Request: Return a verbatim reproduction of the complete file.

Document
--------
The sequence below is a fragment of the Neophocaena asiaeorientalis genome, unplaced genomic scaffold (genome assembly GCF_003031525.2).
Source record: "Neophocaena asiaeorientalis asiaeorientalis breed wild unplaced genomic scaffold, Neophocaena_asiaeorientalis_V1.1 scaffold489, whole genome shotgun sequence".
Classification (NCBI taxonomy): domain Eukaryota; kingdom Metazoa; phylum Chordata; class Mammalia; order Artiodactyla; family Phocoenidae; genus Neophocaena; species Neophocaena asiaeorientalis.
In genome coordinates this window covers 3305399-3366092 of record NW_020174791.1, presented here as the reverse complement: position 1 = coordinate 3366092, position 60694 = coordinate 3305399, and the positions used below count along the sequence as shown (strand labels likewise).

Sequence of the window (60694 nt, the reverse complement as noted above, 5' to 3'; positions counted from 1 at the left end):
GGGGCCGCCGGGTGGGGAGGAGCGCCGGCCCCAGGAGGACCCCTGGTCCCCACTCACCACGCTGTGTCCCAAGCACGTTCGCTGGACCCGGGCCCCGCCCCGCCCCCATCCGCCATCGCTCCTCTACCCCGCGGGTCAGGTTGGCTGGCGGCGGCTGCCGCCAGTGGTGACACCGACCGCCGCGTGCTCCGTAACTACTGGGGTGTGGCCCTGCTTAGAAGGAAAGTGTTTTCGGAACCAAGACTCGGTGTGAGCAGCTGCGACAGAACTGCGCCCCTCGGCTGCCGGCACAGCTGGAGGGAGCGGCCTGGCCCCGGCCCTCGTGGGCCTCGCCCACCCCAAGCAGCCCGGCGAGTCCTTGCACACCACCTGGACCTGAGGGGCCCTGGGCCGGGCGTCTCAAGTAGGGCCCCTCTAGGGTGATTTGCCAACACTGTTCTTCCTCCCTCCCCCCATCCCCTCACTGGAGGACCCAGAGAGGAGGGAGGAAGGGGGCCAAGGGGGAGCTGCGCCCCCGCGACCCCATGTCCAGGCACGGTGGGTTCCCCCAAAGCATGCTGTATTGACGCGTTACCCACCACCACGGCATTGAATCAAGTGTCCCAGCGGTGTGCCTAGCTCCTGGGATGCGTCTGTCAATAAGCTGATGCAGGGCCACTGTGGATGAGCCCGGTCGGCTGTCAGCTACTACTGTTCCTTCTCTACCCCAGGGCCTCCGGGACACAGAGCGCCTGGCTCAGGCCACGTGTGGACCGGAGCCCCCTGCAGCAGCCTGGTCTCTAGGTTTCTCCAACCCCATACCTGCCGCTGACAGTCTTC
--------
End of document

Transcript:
The sequence below is a fragment of the Neophocaena asiaeorientalis genome, unplaced genomic scaffold (genome assembly GCF_003031525.2).
Source record: "Neophocaena asiaeorientalis asiaeorientalis breed wild unplaced genomic scaffold, Neophocaena_asiaeorientalis_V1.1 scaffold489, whole genome shotgun sequence".
Classification (NCBI taxonomy): domain Eukaryota; kingdom Metazoa; phylum Chordata; class Mammalia; order Artiodactyla; family Phocoenidae; genus Neophocaena; species Neophocaena asiaeorientalis.
In genome coordinates this window covers 3305399-3366092 of record NW_020174791.1, presented here as the reverse complement: position 1 = coordinate 3366092, position 60694 = coordinate 3305399, and the positions used below count along the sequence as shown (strand labels likewise).

Sequence of the window (60694 nt, the reverse complement as noted above, 5' to 3'; positions counted from 1 at the left end):
GGGGCCGCCGGGTGGGGAGGAGCGCCGGCCCCAGGAGGACCCCTGGTCCCCACTCACCACGCTGTGTCCCAAGCACGTTCGCTGGACCCGGGCCCCGCCCCGCCCCCATCCGCCATCGCTCCTCTACCCCGCGGGTCAGGTTGGCTGGCGGCGGCTGCCGCCAGTGGTGACACCGACCGCCGCGTGCTCCGTAACTACTGGGGTGTGGCCCTGCTTAGAAGGAAAGTGTTTTCGGAACCAAGACTCGGTGTGAGCAGCTGCGACAGAACTGCGCCCCTCGGCTGCCGGCACAGCTGGAGGGAGCGGCCTGGCCCCGGCCCTCGTGGGCCTCGCCCACCCCAAGCAGCCCGGCGAGTCCTTGCACACCACCTGGACCTGAGGGGCCCTGGGCCGGGCGTCTCAAGTAGGGCCCCTCTAGGGTGATTTGCCAACACTGTTCTTCCTCCCTCCCCCCATCCCCTCACTGGAGGACCCAGAGAGGAGGGAGGAAGGGGGCCAAGGGGGAGCTGCGCCCCCGCGACCCCATGTCCAGGCACGGTGGGTTCCCCCAAAGCATGCTGTATTGACGCGTTACCCACCACCACGGCATTGAATCAAGTGTCCCAGCGGTGTGCCTAGCTCCTGGGATGCGTCTGTCAATAAGCTGATGCAGGGCCACTGTGGATGAGCCCGGTCGGCTGTCAGCTACTACTGTTCCTTCTCTACCCCAGGGCCTCCGGGACACAGAGCGCCTGGCTCAGGCCACGTGTGGACCGGAGCCCCCTGCAGCAGCCTGGTCTCTAGGTTTCTCCAACCCCATACCTGCCGCTGACAGTCTTC